One nation, one script: Bharati is the common script for all Indian languages

The motto, like the script itself, is simple - one nation, one script. Meet ‘Bharati,’ the common script created by IIT-Madras for all Indian languages.

Published: 02nd October 2017 10:18 PM  |   Last Updated: 03rd October 2017 08:38 AM   |  A+A-

Bharati: One nation one script

Express News Service

THIRUVANANTHAPURAM: The motto, like the script itself, is simple - one nation, one script. Meet ‘Bharati,’ the common script created by IIT-Madras for all Indian languages. The project has entered its final phase and the Computational Neuroscience Lab under the IIT’s Biotechnology Department has now brought out a Bharati-Malayalam primer.

‘’The idea behind Bharati is just this; the script should be undemanding, logical and easy to learn. India has 22 languages and approximately 1,652 dialects written using 11 scripts. Bharati can replace all of them,’’ said Krishna Bharadwaj M S, research associate and the Keralite in the Bharati team headed by Prof V Srinivasa Chakravarthy. The team has launched efforts to popularise the script across the country, said Bharadwaj, who belongs to Thycaud.

Bharati has, in general, 17 vowels and 22 consonants. For Keralites, Bharati endeavours to replace the intricate Malayalam characters - which beginners often find quite baffling - with its straightforward form. Each alphabet in the Bharati script is constructed in three parts: the main character which forms the middle part and then there are the top and base parts. The chief portion of all the vowels, for instance, is formed by a character that resembles a ‘c’ in reverse.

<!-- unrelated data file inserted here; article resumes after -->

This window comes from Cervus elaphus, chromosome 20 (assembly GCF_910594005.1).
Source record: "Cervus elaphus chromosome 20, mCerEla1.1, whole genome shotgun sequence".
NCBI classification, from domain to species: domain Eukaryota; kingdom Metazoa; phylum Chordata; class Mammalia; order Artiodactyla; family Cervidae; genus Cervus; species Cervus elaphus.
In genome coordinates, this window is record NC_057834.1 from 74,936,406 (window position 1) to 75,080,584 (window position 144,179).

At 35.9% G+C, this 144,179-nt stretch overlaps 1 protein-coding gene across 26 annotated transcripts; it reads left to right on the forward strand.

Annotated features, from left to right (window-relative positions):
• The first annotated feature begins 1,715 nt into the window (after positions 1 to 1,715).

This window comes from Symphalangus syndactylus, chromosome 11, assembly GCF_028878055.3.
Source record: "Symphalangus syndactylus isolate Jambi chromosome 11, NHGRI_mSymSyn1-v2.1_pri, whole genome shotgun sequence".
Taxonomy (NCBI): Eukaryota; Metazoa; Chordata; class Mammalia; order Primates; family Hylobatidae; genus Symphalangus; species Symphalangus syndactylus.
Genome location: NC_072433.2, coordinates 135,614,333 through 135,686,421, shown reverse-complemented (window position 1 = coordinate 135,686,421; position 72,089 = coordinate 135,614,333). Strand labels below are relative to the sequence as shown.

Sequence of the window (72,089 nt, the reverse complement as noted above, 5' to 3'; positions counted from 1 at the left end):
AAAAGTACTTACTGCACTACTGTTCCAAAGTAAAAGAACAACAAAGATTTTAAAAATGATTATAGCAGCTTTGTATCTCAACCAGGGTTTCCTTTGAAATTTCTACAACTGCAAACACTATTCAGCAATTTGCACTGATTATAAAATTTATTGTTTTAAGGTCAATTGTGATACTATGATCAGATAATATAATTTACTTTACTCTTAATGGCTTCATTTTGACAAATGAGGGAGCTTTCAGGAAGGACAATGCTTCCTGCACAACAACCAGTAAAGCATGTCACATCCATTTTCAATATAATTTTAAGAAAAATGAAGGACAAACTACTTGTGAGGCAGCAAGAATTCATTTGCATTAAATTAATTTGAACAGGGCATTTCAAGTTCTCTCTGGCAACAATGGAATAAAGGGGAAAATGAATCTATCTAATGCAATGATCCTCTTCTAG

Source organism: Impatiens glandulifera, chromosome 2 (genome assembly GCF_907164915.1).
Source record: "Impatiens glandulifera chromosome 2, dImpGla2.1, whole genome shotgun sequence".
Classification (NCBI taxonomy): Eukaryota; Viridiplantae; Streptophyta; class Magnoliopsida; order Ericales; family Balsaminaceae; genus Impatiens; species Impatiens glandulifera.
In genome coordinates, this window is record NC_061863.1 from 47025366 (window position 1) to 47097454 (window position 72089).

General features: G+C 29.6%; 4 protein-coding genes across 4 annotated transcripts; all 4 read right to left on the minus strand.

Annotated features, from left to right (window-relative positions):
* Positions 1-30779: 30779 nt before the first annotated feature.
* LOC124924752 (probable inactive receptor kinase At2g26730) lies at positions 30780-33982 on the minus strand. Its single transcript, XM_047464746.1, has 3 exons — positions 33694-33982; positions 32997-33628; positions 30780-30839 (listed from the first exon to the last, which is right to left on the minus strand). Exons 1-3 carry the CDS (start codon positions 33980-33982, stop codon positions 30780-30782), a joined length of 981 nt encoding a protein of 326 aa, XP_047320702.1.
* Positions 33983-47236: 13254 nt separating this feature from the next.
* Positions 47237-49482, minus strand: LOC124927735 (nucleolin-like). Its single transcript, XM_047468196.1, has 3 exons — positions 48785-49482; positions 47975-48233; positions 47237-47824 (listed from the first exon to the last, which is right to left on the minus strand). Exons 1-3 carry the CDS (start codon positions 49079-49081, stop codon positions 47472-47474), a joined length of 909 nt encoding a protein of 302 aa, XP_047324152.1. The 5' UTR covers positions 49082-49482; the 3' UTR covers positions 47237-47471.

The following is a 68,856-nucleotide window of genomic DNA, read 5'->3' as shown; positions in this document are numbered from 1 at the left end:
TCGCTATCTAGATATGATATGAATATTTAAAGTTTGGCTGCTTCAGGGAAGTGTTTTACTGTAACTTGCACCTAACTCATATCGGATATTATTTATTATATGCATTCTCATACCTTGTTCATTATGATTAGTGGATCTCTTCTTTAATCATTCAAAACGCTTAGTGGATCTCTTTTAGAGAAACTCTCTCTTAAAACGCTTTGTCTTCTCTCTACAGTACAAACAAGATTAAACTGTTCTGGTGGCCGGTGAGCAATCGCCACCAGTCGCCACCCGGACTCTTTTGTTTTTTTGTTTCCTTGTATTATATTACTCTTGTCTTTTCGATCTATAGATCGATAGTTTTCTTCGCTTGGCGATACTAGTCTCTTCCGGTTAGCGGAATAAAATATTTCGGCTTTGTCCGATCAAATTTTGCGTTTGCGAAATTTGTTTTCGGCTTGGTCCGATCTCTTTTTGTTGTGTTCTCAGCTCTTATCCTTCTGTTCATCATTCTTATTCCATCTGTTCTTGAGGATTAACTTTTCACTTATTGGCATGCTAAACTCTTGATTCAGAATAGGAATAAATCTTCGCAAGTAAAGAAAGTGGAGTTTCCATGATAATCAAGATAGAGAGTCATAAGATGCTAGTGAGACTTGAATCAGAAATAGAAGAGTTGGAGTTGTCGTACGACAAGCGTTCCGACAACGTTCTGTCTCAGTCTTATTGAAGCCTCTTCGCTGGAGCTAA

“The top part signifies the changing vowel sounds and the lower, the consonants. The script has been created by choosing the simplest characters from all Indian scripts and the Roman alphabet. Some have been modified,’’ Bharadwaj said. For example, Malayalam has contributed ‘Ga’ while Devanagari has provided ‘Cha’ and Tamil, ‘Ta’ and ‘Pa.’ Five alphabets are there from the Roman alphabet - V, S, Y, R and N.

Naturally, the question arises why a country which prides itself on enjoying unity in diversity should ever require a common script. Besides, the mother tongue is a touchy issue, more so in the south where the feeling is deep-rooted that Hindi attempts to smother all other Indian tongues. The idea of a common script, asserts Bharadwaj, is entirely different. ‘’Bharati does not seek to replace languages, but scripts. It makes the study of Indian languages simpler. For example, the character for ‘A’ in Tamil and ‘Bha’ in Hindi look identical but sound different. Isn’t that utterly confusing for a person who attempts to study these languages?’’ he asks.


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